His Holiness the Dalai Lama gave this teaching on The Eight Verses of Thought Transformation in Dharamsala, India, on 7 October 1981.
His Holiness the Dalai Lama
The Eight Verses of Thought Transformation, a text by the Kadampa geshe Langri Tangpa, explains the Paramitayana practice of method and wisdom: the first seven verses deal with method—loving kindness, bodhicitta—and the eighth deals with wisdom.1
1. Determined to obtain the greatest possible benefit from all sentient beings, who are more precious than a wish-fulfilling jewel, I shall hold them most dear at all times.
We ourselves and all other beings want to be happy and completely free from suffering. In this we are all exactly equal. However, each of us is only one, while other beings are infinite in number.
Now, there are two attitudes to consider: that of selfishly cherishing ourselves and that of cherishing others. The self-cherishing attitude makes us very uptight; we think we are extremely important and our basic desire is for ourselves to be happy and for things to go well for us. Yet we don’t know how to bring this about. In fact, acting out of self-cherishing can never make us happy.
Those who have the attitude of cherishing others regard all other beings as much more important than themselves and value helping others above all else. And, acting in this way, incidentally they themselves become very happy. For example, politicians who are genuinely concerned with helping or serving other people are recorded in history with respect, while those who are constantly exploiting and doing bad things to others go down as examples of bad people.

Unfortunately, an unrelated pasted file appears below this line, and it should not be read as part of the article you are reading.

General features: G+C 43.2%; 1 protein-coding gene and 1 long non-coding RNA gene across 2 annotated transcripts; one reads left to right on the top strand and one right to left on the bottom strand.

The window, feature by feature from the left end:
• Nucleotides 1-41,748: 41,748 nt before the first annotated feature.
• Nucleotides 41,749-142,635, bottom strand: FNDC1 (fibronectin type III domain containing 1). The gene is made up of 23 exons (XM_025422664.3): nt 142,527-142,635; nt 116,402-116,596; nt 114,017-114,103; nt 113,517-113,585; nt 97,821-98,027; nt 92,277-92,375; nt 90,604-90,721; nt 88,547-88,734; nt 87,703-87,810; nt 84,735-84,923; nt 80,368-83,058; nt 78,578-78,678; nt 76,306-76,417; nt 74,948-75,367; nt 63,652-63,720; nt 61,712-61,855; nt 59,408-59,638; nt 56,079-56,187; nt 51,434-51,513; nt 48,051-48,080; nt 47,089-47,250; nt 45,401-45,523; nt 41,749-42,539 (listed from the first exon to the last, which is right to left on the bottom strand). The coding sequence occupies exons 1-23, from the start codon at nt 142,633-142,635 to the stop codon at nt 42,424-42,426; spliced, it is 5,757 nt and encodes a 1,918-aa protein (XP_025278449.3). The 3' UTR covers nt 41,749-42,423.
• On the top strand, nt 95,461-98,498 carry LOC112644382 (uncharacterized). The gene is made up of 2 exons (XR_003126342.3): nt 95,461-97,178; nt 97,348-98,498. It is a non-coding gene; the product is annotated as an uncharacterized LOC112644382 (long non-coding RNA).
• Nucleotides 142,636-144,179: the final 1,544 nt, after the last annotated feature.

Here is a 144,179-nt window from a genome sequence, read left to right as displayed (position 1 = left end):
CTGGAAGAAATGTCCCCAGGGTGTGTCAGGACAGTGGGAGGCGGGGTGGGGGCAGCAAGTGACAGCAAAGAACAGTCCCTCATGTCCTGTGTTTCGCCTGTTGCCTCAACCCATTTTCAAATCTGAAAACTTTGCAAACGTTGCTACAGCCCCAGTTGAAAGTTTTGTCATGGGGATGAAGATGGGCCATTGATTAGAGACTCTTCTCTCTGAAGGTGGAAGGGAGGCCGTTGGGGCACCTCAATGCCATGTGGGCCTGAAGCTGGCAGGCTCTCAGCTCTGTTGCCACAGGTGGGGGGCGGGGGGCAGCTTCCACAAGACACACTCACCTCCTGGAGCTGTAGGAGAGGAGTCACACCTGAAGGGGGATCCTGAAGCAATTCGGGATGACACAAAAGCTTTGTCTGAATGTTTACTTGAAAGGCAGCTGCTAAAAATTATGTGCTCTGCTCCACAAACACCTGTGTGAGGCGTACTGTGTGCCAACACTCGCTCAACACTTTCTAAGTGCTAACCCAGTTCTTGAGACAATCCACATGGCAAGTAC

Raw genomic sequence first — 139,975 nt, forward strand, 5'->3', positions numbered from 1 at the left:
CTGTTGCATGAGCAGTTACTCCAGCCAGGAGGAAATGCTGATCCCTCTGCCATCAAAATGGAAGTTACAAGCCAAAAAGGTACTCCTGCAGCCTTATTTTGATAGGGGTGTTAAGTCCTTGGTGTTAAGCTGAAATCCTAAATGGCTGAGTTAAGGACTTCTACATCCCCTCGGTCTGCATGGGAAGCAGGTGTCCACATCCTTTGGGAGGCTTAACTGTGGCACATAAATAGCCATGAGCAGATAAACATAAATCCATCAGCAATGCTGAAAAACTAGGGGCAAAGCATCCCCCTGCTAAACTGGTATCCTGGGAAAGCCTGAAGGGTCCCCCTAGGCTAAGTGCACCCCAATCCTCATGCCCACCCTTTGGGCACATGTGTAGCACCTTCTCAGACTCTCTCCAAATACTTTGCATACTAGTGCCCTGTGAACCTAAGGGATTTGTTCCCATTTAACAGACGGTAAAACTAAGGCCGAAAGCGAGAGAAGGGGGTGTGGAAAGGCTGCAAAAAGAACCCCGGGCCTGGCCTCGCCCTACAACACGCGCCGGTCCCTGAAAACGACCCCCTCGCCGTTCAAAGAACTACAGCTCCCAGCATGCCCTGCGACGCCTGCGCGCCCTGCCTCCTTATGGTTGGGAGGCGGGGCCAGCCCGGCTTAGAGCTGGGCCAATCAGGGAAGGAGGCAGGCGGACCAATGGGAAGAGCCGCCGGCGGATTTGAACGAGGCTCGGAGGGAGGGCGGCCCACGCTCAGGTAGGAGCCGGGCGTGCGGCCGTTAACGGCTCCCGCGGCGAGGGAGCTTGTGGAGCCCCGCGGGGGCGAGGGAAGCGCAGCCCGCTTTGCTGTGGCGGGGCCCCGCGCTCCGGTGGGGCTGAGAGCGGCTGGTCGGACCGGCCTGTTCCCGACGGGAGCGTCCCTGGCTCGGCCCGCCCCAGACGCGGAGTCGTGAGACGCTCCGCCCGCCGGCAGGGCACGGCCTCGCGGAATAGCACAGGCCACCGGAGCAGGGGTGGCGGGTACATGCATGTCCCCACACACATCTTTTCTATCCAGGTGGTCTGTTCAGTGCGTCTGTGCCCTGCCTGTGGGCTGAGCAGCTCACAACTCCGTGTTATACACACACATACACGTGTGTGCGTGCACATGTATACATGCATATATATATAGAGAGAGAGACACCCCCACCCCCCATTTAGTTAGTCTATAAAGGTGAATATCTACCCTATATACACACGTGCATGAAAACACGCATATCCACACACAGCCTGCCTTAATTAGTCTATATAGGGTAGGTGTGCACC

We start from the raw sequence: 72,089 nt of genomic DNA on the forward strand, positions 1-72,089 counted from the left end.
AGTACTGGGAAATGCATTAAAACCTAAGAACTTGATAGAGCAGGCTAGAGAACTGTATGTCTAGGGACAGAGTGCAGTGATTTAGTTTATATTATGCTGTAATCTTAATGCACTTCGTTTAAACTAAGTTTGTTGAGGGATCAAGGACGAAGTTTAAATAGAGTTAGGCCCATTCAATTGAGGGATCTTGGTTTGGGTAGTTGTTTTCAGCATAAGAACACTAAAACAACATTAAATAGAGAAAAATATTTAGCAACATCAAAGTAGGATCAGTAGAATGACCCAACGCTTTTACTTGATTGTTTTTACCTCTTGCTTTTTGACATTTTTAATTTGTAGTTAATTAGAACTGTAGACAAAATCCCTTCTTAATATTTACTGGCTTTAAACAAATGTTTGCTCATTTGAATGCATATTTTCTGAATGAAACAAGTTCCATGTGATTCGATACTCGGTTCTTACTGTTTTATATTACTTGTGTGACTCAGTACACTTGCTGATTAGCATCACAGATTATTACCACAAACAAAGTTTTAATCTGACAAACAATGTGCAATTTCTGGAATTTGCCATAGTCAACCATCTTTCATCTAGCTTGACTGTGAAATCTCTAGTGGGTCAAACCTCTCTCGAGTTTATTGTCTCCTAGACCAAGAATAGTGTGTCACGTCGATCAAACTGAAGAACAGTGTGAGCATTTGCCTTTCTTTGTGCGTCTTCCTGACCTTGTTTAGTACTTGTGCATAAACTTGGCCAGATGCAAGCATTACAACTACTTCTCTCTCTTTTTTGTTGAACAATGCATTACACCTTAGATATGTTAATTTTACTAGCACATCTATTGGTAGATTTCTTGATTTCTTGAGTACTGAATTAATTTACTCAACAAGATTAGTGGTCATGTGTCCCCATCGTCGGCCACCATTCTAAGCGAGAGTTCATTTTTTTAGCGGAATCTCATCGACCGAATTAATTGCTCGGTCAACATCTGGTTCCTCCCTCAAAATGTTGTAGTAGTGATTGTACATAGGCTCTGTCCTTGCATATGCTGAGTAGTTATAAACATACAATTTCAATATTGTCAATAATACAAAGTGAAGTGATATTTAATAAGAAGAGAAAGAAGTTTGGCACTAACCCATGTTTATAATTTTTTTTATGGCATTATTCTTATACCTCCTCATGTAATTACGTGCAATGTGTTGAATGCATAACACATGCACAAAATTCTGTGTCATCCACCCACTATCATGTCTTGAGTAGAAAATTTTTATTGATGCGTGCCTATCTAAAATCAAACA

Leaving aside, for the moment, religion, the next life and nirvana, even within this life selfish people bring negative repercussions down upon themselves by their self-centered actions. On the other hand, people like Mother Teresa, who sincerely devote their entire life and energy to selflessly serving the poor, needy and helpless, are always remembered for their noble work with respect; others don’t have anything negative to say about them. This, then, is the result of cherishing others: whether you want it or not, even those who are not your relatives always like you, feel happy with you and have a warm feeling towards you. If you are the sort of person who always speaks nicely in front of others but badmouths them behind their back, of course, nobody will like you.
Thus, even in this life, if we try to help others as much as we can and have as few selfish thoughts as possible, we shall experience much happiness. Our life is not very long; one hundred years at most. If throughout its duration we try to be kind, warm-hearted, concerned for the welfare of others and less selfish and angry, that will be wonderful, excellent; that really is the cause of happiness. If we are selfish, always putting ourselves first and others second, the actual result will be that we ourselves will finish up last. Mentally putting ourselves last and others first is the way to come out ahead.
So don’t worry about the next life or nirvana; these things will come gradually. If within this life you remain a good, warm-hearted, unselfish person, you will be a good citizen of the world. Whether you are a Buddhist, a Christian or a communist is irrelevant; the important thing is that as long as you are a human being you should be a good human being. That is the teaching of Buddhism; that is the message carried by all the world’s religions.